Advertisement

Theoretical and Applied Genetics

, Volume 110, Issue 7, pp 1218–1225 | Cite as

DNA markers associated with low Fusarium head blight incidence and narrow flower opening in wheat

  • J. Gilsinger
  • L. Kong
  • X. Shen
  • H. OhmEmail author
Original Paper

Abstract

Fusarium head blight (FHB) of wheat, caused by Fusarium graminearum, is an important fungal disease in many wheat-growing areas of the world. The objectives of this study were to determine the relationship between width and duration of flower opening and incidence of FHB in wheat, and to identify DNA markers associated with narrow flower opening and low FHB incidence. It was hypothesized that wheat lines whose flowers open briefly and narrowly have a reduced risk of infection. To test the hypothesis, we crossed wheat cultivars Patterson and Goldfield to generate a population of 100 random F2-derived recombinant inbred lines (RILs). Florets of Patterson open wide; florets of Goldfield tend to stay closed. The population of RILs was characterized for FHB incidence and flower opening width (FOW) and duration in the F7:9 and F7:10 generations. Of the 305 simple sequence repeat primer pairs screened on the parents, 79 amplified polymorphic DNA bands. Pooled DNA from each of the two bulks was tested with these 79 SSR primer pairs. Four markers were found to have significant marker-trait association with low FHB incidence and narrow flower opening. The major QTL effect associated with narrow flower opening and low FHB incidence was found between the map interval Xbarc200Xgwm210, explaining 29% of the phenotypic variation for FHB incidence averaged over six replicated tests in Indiana in 2002 and 2003. This adds credence to the hypothesis that narrow flower opening is responsible for low FHB incidence in this population. Breeding wheat lines for both morphological avoidance, such as narrow flower opening, and physiological resistance to FHB may be valuable in future breeding research to reduce crop production and grain quality losses in wheat due to FHB.

Keywords

Recombinant Inbred Line Fusarium Head Blight Flower Opening Fusarium Head Blight Resistance Fusarium Head Blight Severity 
These keywords were added by machine and not by the authors. This process is experimental and the keywords may be updated as the learning algorithm improves.

Notes

Acknowledgements

The authors acknowledge the financial support from USDA-ARS, USWBSI competitive grant no. 59-0790-9-057, and Purdue University.

References

  1. Bai G, Shaner G (1994) Scab of wheat: prospects for control. Plant Dis 78:760–765Google Scholar
  2. Chhabra AK, Sethi SK (1991) Inheritance of cleistogamous flowering in durum wheat (Triticum durum). Euphytica 55:147–150Google Scholar
  3. Doerge RW, Churchill GA (1996) Permutation tests for multiple loci affecting a quantitative character. Genetics 142:285–294PubMedGoogle Scholar
  4. Kolb FL, Bai GH, Muehlbauer GJ, Anderson JA, Smith KP, Fedak G (2001) Host plant resistance genes for Fusarium head blight: mapping and manipulation with molecular markers. Crop Sci 41:611–619Google Scholar
  5. McMullen M, Jones R, Gallenberg D (1997) Scab of wheat and barley: a re-emerging disease of devastating impact. Plant Dis 81:12Google Scholar
  6. Michelmore RW, Paran I, Kesseli RV (1991) Identification of markers linked to disease-resistance genes by bulked segregant analysis: a rapid method to detect markers in specific genomic regions by using segregating populations. Proc Natl Acad Sci USA 88:9828–9832PubMedGoogle Scholar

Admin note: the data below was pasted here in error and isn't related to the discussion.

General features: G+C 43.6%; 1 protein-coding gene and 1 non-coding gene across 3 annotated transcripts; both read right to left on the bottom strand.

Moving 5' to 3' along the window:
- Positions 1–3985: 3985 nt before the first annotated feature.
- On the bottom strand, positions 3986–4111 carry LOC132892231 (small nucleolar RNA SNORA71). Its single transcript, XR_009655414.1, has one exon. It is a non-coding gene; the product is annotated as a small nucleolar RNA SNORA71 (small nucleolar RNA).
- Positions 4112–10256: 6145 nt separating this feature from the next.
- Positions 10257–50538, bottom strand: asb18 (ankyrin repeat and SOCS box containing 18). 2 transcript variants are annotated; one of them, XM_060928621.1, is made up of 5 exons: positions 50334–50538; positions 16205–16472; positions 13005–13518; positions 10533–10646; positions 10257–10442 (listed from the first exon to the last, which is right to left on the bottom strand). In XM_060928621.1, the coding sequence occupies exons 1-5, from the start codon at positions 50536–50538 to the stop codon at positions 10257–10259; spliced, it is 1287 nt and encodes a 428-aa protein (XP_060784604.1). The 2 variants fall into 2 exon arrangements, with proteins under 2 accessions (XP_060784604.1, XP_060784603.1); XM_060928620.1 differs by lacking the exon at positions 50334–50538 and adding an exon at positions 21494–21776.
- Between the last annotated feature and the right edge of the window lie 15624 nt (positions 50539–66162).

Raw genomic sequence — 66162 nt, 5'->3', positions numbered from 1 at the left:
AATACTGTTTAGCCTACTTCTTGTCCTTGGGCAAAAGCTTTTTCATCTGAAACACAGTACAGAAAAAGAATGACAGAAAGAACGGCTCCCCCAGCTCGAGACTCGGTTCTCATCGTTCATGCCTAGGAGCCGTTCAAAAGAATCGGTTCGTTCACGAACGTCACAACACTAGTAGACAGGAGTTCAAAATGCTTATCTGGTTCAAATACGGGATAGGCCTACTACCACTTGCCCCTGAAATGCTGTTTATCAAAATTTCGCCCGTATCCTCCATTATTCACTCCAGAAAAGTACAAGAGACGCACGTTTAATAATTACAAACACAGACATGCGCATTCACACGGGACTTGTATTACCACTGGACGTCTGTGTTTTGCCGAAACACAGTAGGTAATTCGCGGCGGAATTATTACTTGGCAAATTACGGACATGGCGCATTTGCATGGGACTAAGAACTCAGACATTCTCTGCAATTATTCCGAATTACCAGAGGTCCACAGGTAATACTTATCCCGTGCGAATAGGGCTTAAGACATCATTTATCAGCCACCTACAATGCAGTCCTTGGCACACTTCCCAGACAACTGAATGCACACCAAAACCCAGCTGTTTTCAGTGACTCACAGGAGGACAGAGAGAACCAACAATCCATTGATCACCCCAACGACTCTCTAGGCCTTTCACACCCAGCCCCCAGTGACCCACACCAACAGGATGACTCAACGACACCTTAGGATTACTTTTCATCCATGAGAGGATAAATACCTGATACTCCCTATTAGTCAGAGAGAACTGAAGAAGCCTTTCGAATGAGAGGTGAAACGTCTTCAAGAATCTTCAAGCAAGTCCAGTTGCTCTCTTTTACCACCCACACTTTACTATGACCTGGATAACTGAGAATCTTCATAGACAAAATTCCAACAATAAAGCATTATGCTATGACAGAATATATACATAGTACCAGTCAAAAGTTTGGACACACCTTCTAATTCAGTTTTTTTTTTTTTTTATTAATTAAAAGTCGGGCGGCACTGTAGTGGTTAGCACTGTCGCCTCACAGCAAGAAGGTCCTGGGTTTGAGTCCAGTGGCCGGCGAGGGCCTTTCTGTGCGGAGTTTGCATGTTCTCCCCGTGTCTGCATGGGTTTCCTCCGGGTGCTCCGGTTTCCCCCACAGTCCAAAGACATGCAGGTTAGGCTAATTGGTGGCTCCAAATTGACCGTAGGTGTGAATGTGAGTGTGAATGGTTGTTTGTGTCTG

7. Ohm HW, Shaner GE, Ratcliffe RH, Huber DM, Buechley GC, Cambron SE (1998) Registration of ‘Patterson’ wheat. Crop Sci 38:553Google Scholar
  8. Ohm HW, Shaner GE, Ratcliffe RH, Huber DM, Sharma H, Perry KL, Buechley GC, Cambron SE (2000) Registration of ‘Goldfield’ wheat. Crop Sci 40:581–582Google Scholar
  9. Percival J (1921) The wheat plant. Duckworth, LondonGoogle Scholar
  10. Pestsova E, Ganal MW, Röder MS (2000) Isolation and mapping of microsatellite markers specific for the D genome of bread wheat. Genome 43:689–697CrossRefPubMedGoogle Scholar
  11. Röder MS, Korzun V, Wendehake K, Plaschke J, Tixier MH, Leroy P, Ganal MW (1998) A microsatellite map of wheat. Genetics 149:2007–2023PubMedGoogle Scholar
  12. Rudd JC, Horsley RD, McKendry AL, Elias EM (2001) Host plant resistance genes for Fusarium head blight: I. Sources, mechanisms, and utility in conventional breeding systems. Crop Sci 41:620–627Google Scholar
  13. Saghai-Maroof MA, Soliman K, Jorgensen RA, Allard RW (1984) Ribosomal DNA spacer-length polymorphisms in barley: Mmendelian inheritance, chromosomal location, and population dynamics. Proc Natl Acad Sci USA 81:8014–8018PubMedGoogle Scholar
  14. Schroder HW, Christensen JJ (1963) Factors affecting resistance of wheat to scab caused by Gibberella zeae. Phytopathology 53:831–838Google Scholar
  15. Snijders CHA (1990) Genetic variation for resistance to Fusarium head blight in bread wheat. Euphytica 50:171–179Google Scholar
  16. Steiner B, Lemmens M, Griesser M, Scholz U, Schondelmaier J, Buerstmayr H (2004) Molecular mapping of resistance to Fusarium head blight in the spring wheat cultivar Frontana. Theor Appl Genet 109:215–224CrossRefPubMedGoogle Scholar
  17. Ward R, Cregan P, Song Q, Shi J, Gill B, Singh S (2003) 544 BARC SSRs from Rick Ward. http://wheat.pw.usda.gov/ggpages/whatsnew/2003.shtml
  18. Wiese MV (1987) Compendium of wheat diseases, 2nd edn. APS Press, St. PaulGoogle Scholar

Copyright information

© Springer-Verlag 2005

Authors and Affiliations

  1. 1.Department of AgronomyPurdue UniversityWest LafayetteUSA

Personalised recommendations